No two cards can have the same name, but variants of the same name can refer to the same card, greatly simplifying handling of plurals, spacing, and punctuation.


history, history, and history all refer to the same card.


So do Wagn Circle, Wagn Circle, and Wagn Circle.


A given name could technically have infinite variants.  For example, "What", "What?", "What??", and "What???" are all variants.  Teenage texters have demonstrated that this punctuation pattern may be pushed to extremes.


There are three special variants with special meaning: the canonical name, the link name, and the key.


Canonical names


Clicking on links to name variants will show the same card each time (you can try this out in the +example section).  In each case the card will appear with its canonical name, meaning the full, official name that is stored in the database.  The canonical name is set when the card is created or whenever the name is directly edited via edit > name in the menus.


Of the three name variants explored here, the canonical name is the most permissive in terms of allowing different characters.  At the time of writing, the only three characters not allowed in canonical names are "/", "|", and "~".


The "name" views of a card will show its canonical name.



Link names


Link names url-safe name variants of canonical names.  For example, if your card is named "What??", then the link name would just be "What".  The question marks must be removed, because they have a special meaning in urls (they signal the beginning of a query string).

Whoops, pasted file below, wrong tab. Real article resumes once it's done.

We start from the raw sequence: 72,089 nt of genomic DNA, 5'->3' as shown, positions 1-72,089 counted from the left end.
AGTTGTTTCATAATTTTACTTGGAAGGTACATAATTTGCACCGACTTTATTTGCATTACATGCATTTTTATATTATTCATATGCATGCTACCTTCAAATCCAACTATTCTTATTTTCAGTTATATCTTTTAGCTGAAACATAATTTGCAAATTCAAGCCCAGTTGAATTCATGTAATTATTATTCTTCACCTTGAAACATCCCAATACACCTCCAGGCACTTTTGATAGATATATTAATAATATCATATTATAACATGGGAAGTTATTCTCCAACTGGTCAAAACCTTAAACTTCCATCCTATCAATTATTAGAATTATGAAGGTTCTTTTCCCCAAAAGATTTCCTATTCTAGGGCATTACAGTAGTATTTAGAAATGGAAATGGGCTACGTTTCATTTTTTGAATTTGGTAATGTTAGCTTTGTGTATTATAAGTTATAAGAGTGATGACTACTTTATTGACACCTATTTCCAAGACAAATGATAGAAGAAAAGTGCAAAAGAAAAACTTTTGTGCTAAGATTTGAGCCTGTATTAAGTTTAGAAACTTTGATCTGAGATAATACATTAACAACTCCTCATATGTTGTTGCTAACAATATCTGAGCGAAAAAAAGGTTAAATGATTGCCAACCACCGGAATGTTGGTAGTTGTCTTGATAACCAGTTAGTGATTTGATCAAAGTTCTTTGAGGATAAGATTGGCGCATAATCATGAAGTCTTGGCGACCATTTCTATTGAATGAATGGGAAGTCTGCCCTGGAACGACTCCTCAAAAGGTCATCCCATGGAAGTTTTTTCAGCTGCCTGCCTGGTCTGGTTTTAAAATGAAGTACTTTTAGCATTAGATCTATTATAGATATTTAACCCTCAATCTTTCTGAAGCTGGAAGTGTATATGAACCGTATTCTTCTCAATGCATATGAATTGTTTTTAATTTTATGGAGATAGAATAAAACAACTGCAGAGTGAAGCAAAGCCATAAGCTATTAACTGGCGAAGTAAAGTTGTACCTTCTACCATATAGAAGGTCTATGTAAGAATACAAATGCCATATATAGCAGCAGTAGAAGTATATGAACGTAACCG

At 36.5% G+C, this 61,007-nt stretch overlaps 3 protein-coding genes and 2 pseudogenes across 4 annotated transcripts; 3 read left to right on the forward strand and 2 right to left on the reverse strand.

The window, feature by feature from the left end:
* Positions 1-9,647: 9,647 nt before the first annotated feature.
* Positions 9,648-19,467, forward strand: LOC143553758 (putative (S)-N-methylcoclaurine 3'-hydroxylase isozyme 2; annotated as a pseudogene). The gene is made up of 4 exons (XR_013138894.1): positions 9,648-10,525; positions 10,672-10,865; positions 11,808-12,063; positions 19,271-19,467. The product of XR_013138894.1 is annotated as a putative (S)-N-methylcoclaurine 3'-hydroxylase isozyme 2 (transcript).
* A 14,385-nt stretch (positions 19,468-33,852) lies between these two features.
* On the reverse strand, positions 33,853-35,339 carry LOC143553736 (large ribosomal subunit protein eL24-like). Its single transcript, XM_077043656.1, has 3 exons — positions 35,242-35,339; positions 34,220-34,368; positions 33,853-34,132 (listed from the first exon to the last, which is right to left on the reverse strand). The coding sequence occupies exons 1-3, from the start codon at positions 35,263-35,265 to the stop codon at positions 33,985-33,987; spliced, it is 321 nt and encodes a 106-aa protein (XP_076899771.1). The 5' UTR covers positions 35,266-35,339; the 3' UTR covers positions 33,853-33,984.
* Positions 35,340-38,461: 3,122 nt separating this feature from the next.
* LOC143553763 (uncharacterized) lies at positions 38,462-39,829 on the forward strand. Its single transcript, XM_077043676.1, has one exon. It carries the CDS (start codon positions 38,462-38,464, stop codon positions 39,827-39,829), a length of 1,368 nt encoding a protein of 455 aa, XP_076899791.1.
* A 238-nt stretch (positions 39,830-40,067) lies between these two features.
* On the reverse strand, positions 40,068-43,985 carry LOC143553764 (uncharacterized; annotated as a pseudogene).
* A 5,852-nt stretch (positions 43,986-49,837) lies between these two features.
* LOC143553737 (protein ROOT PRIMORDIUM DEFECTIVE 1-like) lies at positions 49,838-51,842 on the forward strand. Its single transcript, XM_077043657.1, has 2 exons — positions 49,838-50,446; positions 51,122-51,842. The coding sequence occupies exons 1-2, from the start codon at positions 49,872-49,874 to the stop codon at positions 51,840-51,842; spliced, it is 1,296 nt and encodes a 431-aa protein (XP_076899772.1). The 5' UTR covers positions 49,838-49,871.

The link name preserves the canonical name's capitalization and pluralization; it largely just strips non-alphanumeric characters.  (It also leaves asterisks and plus signs in place, because they have special meaning in Wagn).


The "linkname" views of a card will show its link name.




Keys are how Wagn determines which names are variants and which aren't.  Technically speaking, names are variants whenever they have the same key.

Any name (or chunk of text being treated as a name) can be translated into a standardized "key."  Keys are comprised solely of lowercase alphanumeric characters, underscores, and asterisks.


The key is used primarily in detecting name variants.


Some examples:

  • Apples — apple
  • TedErnst — ted_ernst
  • Joe's Blog Entries — joe_s_blog_entry

The default Wagn algorithm for key generation is as follows.

  1. decode any HTML
  2. add a space before any upper case letter followed by a lower case letter (this splits CamelCase into words)
  3. make all upper case into lower case
  4. replace any non-alphanumeric character (except *) with a space
  5. break the name into words, and make each word singular if it's plural
  6. rejoin those words with underscores (instead of spaces)


NOTE: At present the above algorithm has an English bias, because the singularization algorithm is based on English patterns.  In coming releases, this will be addressed in attempts to make Wagn more completely international.


tickets relevant to keys

Note that word breaks are significant.  They can be represented in different ways (eg sea lion or SeaLion, which are variants), but words with different word breaks are not name variants (sea lion, sealion, and seal ion are NOT).


The "key" views of a card will show its key.


  • testing name variants can often be done in the navbox.  If you type in a name and are prompted to add a card, then the name is not a variant of an existing card.
  • more conclusively, you can use the navbox, a links, or a direct url to navigate to a name and see whether it is a variant of the card name in question.